Solar Energy Investors Face Potential Removal of Subsidies, Raising Concerns for Banks and Businesses

The Czech government is considering eliminating subsidies that finance solar power plants as part of a consolidation package, posing a significant challenge for owners of solar energy facilities.

Many loans taken out during the “solar boom” between 2008 and 2010 remain unpaid, as the state had promised a 20-year support period for these projects. However, the government is now contemplating removing the subsidies, which amount to 18 billion Czech korun annually, leaving solar energy investors responsible for loan repayments.

The cancellation of subsidies primarily targets solar projects built during the infamous solar boom of 2009-2010. However, undoing these subsidies is a complex process due to legal issues, the nature of loan repayments, and the potential for lawsuits and arbitration.

While the termination of renewable energy support has been proposed in the past, it has never been successful due to legal constraints and existing contractual agreements. The Ministry of Industry and Trade is expected to provide a list of the subsidies to be canceled, but uncertainties surround the details.

The potential removal of solar subsidies concerns solar entrepreneurs and banks that financed these projects. Banks fear that their clients would struggle to repay their loans without subsidies. The type of repayments agreed upon during the solar boom period could further complicate the situation.

These loans were often structured with annuity profiles, where the most significant principal payments are made towards the end of the repayment period. Furthermore, the amount of outstanding loans is also influenced by the government’s confirmation in 2022 that there is no overcompensation in the sector and that the supported energy prices for solar power plants are reasonable.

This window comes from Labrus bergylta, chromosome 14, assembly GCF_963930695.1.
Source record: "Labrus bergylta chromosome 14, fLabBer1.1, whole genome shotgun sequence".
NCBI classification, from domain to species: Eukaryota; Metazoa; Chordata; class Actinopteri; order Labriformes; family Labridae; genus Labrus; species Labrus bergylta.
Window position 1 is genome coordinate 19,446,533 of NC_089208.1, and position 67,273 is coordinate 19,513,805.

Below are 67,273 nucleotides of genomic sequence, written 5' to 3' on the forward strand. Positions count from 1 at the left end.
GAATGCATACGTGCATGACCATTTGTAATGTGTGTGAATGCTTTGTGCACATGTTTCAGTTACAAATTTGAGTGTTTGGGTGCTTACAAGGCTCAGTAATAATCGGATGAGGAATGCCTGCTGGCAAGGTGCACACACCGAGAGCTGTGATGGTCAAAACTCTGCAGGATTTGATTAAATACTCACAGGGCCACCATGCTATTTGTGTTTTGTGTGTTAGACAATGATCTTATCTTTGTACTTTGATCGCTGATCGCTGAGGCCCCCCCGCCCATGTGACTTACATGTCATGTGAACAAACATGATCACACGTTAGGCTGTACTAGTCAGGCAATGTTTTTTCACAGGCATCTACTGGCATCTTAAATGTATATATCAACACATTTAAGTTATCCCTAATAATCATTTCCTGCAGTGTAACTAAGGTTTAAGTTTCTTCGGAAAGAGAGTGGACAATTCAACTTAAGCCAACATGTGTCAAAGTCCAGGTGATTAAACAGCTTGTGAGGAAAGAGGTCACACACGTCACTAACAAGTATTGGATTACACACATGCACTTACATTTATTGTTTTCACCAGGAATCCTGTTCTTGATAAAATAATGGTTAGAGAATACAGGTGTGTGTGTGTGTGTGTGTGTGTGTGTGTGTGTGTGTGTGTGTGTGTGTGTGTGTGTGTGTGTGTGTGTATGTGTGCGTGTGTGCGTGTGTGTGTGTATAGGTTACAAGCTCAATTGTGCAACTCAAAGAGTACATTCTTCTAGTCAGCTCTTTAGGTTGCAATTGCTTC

A study is currently being conducted to assess the impact of canceling renewable energy subsidies, with banks intending to use the results for internal discussions with the government. The consequences of such a decision could potentially lead to bankruptcy for many solar energy companies that have yet to repay their loans fully.

Solar industry representatives express concern, emphasizing that their loans extend for 15 years and that removing subsidies would have immediate devastating effects. While the government expects legal challenges and arbitration threats, they are prepared to face them based on the analysis conducted by the Ministry of Industry and Trade. However, the specific findings of this analysis have not been disclosed by either ministry.